Functional coupling study
Forty thousand F98 or C6 cells were seeded on coverslips in 24-well plates. Four days after seeding, the medium was changed and the wells were incubated with 10 nM or 100 nM E2; controls were treated with only carrier solutions. The whole-cell patch-clamp technique (HEKA EPC 9 patch-clamp amplifier) was used to study Cx43 functional coupling. In order to evaluate the gap junctional intercellular communication (GJIC), patch pipettes (GB 150–8P; Science Products) with 5–10 MΩ resistance were filled with an intracellular solution [135 mM K gluconate, 20 mM KCl, 2 mM MgCl2, 10 mM 4-(2-hydroxyethyl)-1-piperazineethanesulfonic acid (HEPES), 10 mM ethylene glycol tetra acetic acid (EGTA); pH 7.2] containing 1% (w/v) Lucifer Yellow (LJ). Ringer solution was used as extracellular solution (B-Braun). The number of coupled glioma cells was counted 10 min after dye transfer from the injected cells to the neighbouring cells, using a Zeiss Axioskop equipped with a fluorescein isothiocyanate (FITC) filter set.
An exclusive zone migration assay from OrisTM Migration Assay kit (Platypus) was used to study the migration of glioma cells under E2 influence. Briefly, 100.000 cells/well were seeded in 96-well plates in the presence of a stopper (2 mm diameter). The presence of the stopper prevented cell migration to the centre of the well. The stopper was removed after one day allowing the cells to migrate to the centre zone of the well. Upon stopper removal, the cells were incubated with 10 nM or 100 nM E2 for 24 h; controls were treated with only carrier solutions. On the third day, the medium was removed and replaced with phenol red-free medium containing Calcein (Invitrogen) for 30 min at 37°C. Cells were then visualised with an Axiovert microscope at 5 x magnification. The area covered with the cells in the centre zone (the precedent location of the stopper) was quantified by means of ImageJ software. A stopper in at least one well was maintained in its initial position in each set of experiments until the third day of incubation. The remaining stopper served as a reference to recognize the initial position in the wells where the stopper had been removed. The data were reported as the ratio of the area covered with cells to the area covered by the stopper.
Transient transfection of C6 cells
Mouse Genomic DNA was used to amplify the coding region of Cx43  by PCR by using the forward primer 5’-GCG GAA TTC ATG GGT GAC TGG AGC GCC TTG-3’ (EcoRI site underlined) and the reverse primer 5’-GCC GGA TCC AAT CTC CAG GTC ATC AGG CCG-3’ (BamHI site underlined). A PCR product of ~1145bp was separated on a 1.2% agarose gel and gel-purified using a Qiaex-II Gel extraction Kit (Qiagen). After digestion with EcoRI and BamHI (Fermentas), this fragment was ligated in-frame into the EcoRI/BamHI-digested pEGFPN3 vector to obtain a Cx43-eGFP fusion construct. After, C6 cells were transfected with Cx43-eGFP (green fluorescent protein) cDNA using the Effectene Transfection Reagent Kit (Qiagen). Cells were seeded on coverslips (12 mm ⌀) in 12-well plates at 40,000 cells/well. The next day, the cells reached about 70–80% confluence, and were transfected with 4 ng of Cx43-eGFP plasmid DNA. Using this protocol, about 70% of the cells were shown to express Cx43-DNA, as evaluated by fluorescence microscopy examination . The medium in the wells was changed the next day and replaced with medium containing 10 nM or 100 nM E2. Controls were treated with only carrier solutions. After 24 h, the cells on the coverslips were lysed and subjected to western blot analysis, as described in section 0.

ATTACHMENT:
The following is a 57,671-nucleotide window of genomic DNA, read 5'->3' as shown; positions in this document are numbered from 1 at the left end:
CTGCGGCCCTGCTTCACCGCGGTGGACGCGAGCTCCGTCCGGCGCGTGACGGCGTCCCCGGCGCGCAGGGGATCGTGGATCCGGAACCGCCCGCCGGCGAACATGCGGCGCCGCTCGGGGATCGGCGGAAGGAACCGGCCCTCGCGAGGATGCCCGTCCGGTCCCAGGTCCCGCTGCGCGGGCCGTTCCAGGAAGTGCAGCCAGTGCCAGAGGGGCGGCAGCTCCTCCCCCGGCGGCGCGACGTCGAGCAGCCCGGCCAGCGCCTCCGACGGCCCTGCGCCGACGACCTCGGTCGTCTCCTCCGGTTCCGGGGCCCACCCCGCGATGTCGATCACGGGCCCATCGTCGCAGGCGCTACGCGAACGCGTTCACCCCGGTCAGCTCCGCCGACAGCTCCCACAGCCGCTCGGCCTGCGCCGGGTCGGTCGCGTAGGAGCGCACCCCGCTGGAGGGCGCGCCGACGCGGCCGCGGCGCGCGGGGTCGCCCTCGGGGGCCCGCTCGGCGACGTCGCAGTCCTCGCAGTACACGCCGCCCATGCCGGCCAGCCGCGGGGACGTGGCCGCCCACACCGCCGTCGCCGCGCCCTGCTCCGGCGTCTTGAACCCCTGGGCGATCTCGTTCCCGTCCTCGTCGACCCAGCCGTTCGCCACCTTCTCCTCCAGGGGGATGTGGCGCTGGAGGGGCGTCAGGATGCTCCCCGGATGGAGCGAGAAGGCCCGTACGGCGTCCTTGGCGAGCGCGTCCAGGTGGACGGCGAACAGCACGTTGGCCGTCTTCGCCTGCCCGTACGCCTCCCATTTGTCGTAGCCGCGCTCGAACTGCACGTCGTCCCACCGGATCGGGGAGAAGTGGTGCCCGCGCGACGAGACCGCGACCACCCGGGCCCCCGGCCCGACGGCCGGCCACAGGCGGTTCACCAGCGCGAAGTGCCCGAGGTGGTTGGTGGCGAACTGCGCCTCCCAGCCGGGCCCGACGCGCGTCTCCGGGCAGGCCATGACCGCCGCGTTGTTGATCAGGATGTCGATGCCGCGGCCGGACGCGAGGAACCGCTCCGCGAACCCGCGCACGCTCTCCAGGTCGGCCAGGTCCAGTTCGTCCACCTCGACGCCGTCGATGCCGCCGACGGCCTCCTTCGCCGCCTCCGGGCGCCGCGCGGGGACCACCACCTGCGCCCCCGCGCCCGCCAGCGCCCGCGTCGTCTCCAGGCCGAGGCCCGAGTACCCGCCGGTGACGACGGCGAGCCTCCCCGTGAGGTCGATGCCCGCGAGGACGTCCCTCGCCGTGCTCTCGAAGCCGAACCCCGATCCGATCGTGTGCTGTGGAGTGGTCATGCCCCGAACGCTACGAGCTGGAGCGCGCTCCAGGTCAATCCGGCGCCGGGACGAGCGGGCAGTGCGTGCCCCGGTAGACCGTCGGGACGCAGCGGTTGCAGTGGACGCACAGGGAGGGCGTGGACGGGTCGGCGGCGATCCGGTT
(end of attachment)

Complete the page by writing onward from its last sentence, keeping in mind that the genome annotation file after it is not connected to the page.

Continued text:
Data were analysed with GraphPad Prism 5 (GraphPad Software, Inc, Version 5.04) and Origin Pro 9.1 (OriginLab Corporation) using One-way analysis of variance (One-way ANOVA) and Bonferroni post hoc test for parametric data and Kruskal-Wallis with Dunn’s post-hoc test for non-parametric data. Data are shown as mean ± SEM or mean ± SD and F with 95% confidence interval. The significance was set at 0.05.
Differential expression of ERα and ERβ in F98 and C6 cells
Both cell lines expressed ERα, as assessed by WB. However, C6 cells expressed ERα more prominently than F98 cells (Fig 1). Moreover, C6 cells weakly expressed ERβ, while F98 cells did not express this receptor. ERβ expression significantly decreased (p < 0.01, n = 6) in C6 cultures treated with 10 nM (44.9 ± 6.7%) or 100 nM E2 (48 ± 5.1%) compared to controls (100%). There was no significant change of ERα expression in C6 cells under treatment with E2, although ERα expression significantly decreased (p < 0.01, n = 6) after treatment with 100 nM E2 (46.2 ± 11.2%) compared to controls (100%).
Note the cytoplasmic expression of ERα in both cell lines. ERβ is detected in the nucleus of C6 cells. Ctrl (Control); 10 (10 nM E2); 100 (100 nM E2); **: p ≤ 0.01, ***: p ≤ 0.001. Boxes represent SEM and median, whiskers represent ± SD. The number of experiments is represented by dots over boxes. Scale bars: 20 μm.
Differential regulation of Cx43 protein and mRNA expression in F98 and C6 cells
The WB analyses showed a significant increase of Cx43 expression in F98 cultures and a significant decrease of Cx43 expression in C6 cultures after treatment with E2 at 10 nM or 100 nM E2 in comparison to controls (Fig 2A and 2B, Fig 3 and Table 1). In addition, fulvestrant abolished these effects in both cell lines (Fig 2A and 2B). Similarly, RT-PCR revealed reduced Cx43 mRNA expression in C6 cells after treatment with 100 nM E2 (p < 0.05, ΔCT = 0.6 ± 0.07, n = 4), but increased Cx43 mRNA expression in F98 cells (p < 0.05, ΔCT = 1.5 ± 0.1, n = 4) after the same treatment in comparison to controls (Fig 2D). Moreover, E2 restored the decreased Cx43 mRNA expression level in C6 cells after transfection with Cx43-cDNA (Fig 2C).